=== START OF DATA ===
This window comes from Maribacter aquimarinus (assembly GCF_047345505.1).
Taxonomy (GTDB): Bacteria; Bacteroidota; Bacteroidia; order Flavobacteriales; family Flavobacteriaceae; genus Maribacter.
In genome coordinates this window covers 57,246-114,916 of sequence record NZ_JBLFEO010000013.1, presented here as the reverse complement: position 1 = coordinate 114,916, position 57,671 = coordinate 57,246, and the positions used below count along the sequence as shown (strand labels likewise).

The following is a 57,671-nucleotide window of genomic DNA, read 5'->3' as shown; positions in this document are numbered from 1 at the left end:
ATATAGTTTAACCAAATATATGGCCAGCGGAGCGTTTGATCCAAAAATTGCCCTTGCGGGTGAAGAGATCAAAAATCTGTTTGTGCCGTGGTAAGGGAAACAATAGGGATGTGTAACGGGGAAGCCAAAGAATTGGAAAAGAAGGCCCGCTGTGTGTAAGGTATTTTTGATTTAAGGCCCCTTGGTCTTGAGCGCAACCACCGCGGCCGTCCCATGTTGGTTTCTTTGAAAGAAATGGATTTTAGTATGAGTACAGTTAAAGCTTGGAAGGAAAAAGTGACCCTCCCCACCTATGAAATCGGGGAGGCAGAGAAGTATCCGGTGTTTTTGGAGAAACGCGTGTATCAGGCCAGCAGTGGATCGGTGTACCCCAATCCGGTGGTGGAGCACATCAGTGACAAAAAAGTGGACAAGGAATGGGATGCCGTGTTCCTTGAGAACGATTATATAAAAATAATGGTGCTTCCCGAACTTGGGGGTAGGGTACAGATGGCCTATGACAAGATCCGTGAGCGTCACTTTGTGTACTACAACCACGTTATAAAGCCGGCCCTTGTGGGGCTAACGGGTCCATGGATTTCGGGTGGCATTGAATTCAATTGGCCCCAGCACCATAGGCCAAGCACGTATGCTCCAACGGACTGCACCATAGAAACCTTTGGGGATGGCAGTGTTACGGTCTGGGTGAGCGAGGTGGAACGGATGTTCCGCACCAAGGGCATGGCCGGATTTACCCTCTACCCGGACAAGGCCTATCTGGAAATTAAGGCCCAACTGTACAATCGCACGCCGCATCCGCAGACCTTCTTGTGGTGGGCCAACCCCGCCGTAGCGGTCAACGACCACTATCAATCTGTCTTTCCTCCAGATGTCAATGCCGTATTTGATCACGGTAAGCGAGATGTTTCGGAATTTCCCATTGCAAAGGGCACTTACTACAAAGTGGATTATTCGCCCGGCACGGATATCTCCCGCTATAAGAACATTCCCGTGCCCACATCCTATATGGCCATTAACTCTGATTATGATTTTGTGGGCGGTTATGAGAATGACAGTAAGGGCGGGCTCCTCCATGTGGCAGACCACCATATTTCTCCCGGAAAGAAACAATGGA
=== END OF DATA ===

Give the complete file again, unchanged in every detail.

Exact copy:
This window comes from Maribacter aquimarinus (assembly GCF_047345505.1).
Taxonomy (GTDB): Bacteria; Bacteroidota; Bacteroidia; order Flavobacteriales; family Flavobacteriaceae; genus Maribacter.
In genome coordinates this window covers 57,246-114,916 of sequence record NZ_JBLFEO010000013.1, presented here as the reverse complement: position 1 = coordinate 114,916, position 57,671 = coordinate 57,246, and the positions used below count along the sequence as shown (strand labels likewise).

The following is a 57,671-nucleotide window of genomic DNA, read 5'->3' as shown; positions in this document are numbered from 1 at the left end:
ATATAGTTTAACCAAATATATGGCCAGCGGAGCGTTTGATCCAAAAATTGCCCTTGCGGGTGAAGAGATCAAAAATCTGTTTGTGCCGTGGTAAGGGAAACAATAGGGATGTGTAACGGGGAAGCCAAAGAATTGGAAAAGAAGGCCCGCTGTGTGTAAGGTATTTTTGATTTAAGGCCCCTTGGTCTTGAGCGCAACCACCGCGGCCGTCCCATGTTGGTTTCTTTGAAAGAAATGGATTTTAGTATGAGTACAGTTAAAGCTTGGAAGGAAAAAGTGACCCTCCCCACCTATGAAATCGGGGAGGCAGAGAAGTATCCGGTGTTTTTGGAGAAACGCGTGTATCAGGCCAGCAGTGGATCGGTGTACCCCAATCCGGTGGTGGAGCACATCAGTGACAAAAAAGTGGACAAGGAATGGGATGCCGTGTTCCTTGAGAACGATTATATAAAAATAATGGTGCTTCCCGAACTTGGGGGTAGGGTACAGATGGCCTATGACAAGATCCGTGAGCGTCACTTTGTGTACTACAACCACGTTATAAAGCCGGCCCTTGTGGGGCTAACGGGTCCATGGATTTCGGGTGGCATTGAATTCAATTGGCCCCAGCACCATAGGCCAAGCACGTATGCTCCAACGGACTGCACCATAGAAACCTTTGGGGATGGCAGTGTTACGGTCTGGGTGAGCGAGGTGGAACGGATGTTCCGCACCAAGGGCATGGCCGGATTTACCCTCTACCCGGACAAGGCCTATCTGGAAATTAAGGCCCAACTGTACAATCGCACGCCGCATCCGCAGACCTTCTTGTGGTGGGCCAACCCCGCCGTAGCGGTCAACGACCACTATCAATCTGTCTTTCCTCCAGATGTCAATGCCGTATTTGATCACGGTAAGCGAGATGTTTCGGAATTTCCCATTGCAAAGGGCACTTACTACAAAGTGGATTATTCGCCCGGCACGGATATCTCCCGCTATAAGAACATTCCCGTGCCCACATCCTATATGGCCATTAACTCTGATTATGATTTTGTGGGCGGTTATGAGAATGACAGTAAGGGCGGGCTCCTCCATGTGGCAGACCACCATATTTCTCCCGGAAAGAAACAATGGA